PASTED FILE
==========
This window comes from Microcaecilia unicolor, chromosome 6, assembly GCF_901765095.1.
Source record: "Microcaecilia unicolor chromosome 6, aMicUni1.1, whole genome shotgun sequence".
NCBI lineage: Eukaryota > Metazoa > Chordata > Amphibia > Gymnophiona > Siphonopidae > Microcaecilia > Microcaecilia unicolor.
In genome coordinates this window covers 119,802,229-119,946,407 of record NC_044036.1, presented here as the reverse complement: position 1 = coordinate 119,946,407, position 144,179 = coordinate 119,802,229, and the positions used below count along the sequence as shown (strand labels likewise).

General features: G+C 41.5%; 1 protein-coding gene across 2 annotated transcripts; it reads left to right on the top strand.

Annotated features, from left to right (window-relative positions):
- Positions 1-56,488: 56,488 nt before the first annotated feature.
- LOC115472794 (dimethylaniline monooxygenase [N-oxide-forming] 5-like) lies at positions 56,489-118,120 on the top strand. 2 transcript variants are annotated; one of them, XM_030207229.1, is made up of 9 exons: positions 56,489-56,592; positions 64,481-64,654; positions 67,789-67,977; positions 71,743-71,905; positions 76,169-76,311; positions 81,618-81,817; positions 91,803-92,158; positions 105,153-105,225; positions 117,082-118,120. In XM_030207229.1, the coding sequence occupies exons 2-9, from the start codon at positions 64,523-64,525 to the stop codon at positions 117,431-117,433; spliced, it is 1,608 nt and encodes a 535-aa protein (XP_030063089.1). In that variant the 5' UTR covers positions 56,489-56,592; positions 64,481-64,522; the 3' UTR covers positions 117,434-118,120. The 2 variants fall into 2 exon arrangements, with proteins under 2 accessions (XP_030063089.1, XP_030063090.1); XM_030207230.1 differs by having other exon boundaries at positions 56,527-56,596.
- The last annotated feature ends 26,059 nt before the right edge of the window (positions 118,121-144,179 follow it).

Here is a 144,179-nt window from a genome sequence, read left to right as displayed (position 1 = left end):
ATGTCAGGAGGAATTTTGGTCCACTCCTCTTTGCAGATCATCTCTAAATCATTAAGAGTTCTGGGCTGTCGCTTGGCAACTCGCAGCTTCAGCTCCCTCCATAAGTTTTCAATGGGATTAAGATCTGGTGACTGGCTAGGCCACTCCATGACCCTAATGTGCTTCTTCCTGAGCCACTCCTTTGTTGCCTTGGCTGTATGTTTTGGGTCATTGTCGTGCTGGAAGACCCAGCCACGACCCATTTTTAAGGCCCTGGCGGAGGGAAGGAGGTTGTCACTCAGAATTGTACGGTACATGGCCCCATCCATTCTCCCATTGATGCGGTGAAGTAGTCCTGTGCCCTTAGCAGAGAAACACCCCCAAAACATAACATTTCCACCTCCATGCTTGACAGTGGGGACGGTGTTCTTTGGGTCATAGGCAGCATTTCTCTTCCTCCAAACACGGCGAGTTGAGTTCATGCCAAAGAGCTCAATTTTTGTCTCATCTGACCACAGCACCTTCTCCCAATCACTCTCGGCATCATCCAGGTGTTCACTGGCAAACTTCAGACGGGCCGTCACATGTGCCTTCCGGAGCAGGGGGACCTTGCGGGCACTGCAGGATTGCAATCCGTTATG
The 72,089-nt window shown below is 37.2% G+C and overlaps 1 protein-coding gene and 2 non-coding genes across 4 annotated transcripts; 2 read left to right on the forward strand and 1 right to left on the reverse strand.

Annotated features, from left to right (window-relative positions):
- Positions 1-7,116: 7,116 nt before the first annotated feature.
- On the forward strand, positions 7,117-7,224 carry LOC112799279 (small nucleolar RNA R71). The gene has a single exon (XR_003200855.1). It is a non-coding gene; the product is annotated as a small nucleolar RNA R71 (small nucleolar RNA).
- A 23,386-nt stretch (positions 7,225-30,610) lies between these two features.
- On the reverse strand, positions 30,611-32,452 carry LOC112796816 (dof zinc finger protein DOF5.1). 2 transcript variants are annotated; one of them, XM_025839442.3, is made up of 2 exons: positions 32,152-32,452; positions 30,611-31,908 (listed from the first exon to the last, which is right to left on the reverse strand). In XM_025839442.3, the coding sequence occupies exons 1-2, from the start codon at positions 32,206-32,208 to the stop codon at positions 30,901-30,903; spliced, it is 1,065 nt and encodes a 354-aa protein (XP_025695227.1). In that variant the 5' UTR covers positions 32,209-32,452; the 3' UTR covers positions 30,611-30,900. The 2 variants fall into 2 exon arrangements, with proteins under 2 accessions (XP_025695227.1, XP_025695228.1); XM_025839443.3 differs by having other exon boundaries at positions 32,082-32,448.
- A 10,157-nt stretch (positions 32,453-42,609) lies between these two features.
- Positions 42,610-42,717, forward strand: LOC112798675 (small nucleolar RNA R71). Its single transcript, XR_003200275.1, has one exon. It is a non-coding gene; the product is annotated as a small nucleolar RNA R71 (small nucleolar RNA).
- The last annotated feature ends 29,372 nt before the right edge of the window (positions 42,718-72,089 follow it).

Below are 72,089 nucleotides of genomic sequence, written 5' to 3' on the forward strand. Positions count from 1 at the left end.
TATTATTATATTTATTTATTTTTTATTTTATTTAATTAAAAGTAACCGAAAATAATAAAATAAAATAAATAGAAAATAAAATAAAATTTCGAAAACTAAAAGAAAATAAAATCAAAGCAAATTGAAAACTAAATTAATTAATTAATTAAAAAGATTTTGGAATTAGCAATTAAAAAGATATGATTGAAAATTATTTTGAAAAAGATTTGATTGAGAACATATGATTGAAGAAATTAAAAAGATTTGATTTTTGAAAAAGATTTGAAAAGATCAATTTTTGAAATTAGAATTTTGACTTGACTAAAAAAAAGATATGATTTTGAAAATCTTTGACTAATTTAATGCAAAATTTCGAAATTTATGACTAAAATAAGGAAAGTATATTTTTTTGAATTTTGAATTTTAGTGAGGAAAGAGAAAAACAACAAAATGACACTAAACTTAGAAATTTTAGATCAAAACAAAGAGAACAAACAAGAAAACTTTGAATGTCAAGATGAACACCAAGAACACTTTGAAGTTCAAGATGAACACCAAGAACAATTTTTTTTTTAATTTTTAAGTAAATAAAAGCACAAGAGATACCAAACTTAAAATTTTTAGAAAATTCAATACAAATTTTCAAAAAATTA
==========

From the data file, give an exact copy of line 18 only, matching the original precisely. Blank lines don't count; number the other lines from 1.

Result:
- A 10,157-nt stretch (positions 32,453-42,609) lies between these two features.